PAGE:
• ETFE cushion roof over conference centre
  • ETFE roof with ventilation actuator
  • ETFE cushion at night

As part of the Phase 2 construction at ExCel Conference Centre, Architen Landrell was contracted to design, manufacture and install three ETFE cushion roof lights, each covering an area of 25m x 25m (615sqm each) – some of the largest ETFE cushions in the world!

A skylight with integrated venting was the design brief at ExCel Phase 2, so when Grimshaw Architects and contractors Sir Robert McAlpine approached Architen Landrell, they had already considered a wide range of options. When asked about the scheme, Grimshaw Architects describe it as intending to look ephemeral and unfinished, commenting that there is an emphasis on internal special relationships and a more playful approach.

In contrast to glass or even traditional tensile fabric structures, ETFE cushions offered an exciting opportunity to integrate an aesthetically different element and create an ultimately modern and clean looking space. The rooflights allow a light and open feeling to be created in the exhibition space below, let in maximum natural light and serve as a surface for internal uplighting.

In addition, Grimshaw Architects had used ETFE in the past and therefore understood the intrinsic benefits of the material, including its lightweight, high translucency, and flexibility as a material.

As the largest individual ETFE cushions installed in the world, the size of the cushions in itself posed a challenge for manufacture and installation. Nearly 2000sqm of material was patterned, cut and welded in our factory before being transported to site for installation.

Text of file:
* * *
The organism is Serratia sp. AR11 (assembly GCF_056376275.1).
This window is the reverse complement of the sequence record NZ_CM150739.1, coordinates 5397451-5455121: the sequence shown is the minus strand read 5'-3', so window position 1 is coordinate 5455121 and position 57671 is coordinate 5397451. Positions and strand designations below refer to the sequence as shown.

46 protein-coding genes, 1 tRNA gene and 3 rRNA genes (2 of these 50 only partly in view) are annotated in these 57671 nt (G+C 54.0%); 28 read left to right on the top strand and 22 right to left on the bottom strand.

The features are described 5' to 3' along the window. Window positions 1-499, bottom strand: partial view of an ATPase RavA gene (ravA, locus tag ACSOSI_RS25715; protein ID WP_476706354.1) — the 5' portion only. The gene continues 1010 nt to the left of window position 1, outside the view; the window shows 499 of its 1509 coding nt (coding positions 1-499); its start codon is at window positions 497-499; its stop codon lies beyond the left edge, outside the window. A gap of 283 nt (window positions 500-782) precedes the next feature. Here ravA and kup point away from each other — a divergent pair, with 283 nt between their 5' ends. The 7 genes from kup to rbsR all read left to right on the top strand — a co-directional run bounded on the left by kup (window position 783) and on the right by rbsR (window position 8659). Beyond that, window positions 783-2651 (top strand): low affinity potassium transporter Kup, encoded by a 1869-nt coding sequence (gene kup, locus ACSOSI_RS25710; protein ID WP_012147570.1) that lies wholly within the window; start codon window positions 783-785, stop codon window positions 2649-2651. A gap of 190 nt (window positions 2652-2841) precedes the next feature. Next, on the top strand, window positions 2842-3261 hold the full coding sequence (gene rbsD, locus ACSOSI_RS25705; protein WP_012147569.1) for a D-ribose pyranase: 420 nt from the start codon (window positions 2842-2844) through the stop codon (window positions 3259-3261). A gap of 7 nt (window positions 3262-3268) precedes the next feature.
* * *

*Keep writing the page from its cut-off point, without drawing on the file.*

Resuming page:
Extensive research and development was also carried out to design and build state-of-the-art air venting actuators concealed in the structure headring. The actuators are self-monitoring i.e. they constantly adapt their position and speed of movement to maintain a level headring and avoid twisting.

In the event of a fire the conic shape of the ETFE cushions helps to create a chimney effect and draw smoke up and away from the exhibition floor. Even without a power supply, the actuators will open and ventilate the fumes.

However, the real complexity of the rooflights at ExCel lay in the design development stage. Not just ETFE cushions, the rooflights are formed as a hybrid between a traditional tensile cone formed by the inside layer of the cushion and a pneumatically supported membrane formed by the upper layer.

This combination of shapes made the cushions particularly difficult to analyse, pattern and build. We worked closely with structural engineers Momentum and fabric engineers Tensys to achieve a system which was both structurally capable of taking the required loads and aesthetically pleasing.

The scheme as a whole has been widely acclaimed by those involved and the wider industry media. Architects Journal describes it as engaging with the limitations of the commercial exhibition centre as a building type.

We are intensely proud of our involvement in this project and our achievement of pushing the boundaries of ETFE cushions.

Images courtesy of Edmund Sumner (c)

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Architen Landrell, Station Road, Chepstow, NP16 5PF, UK


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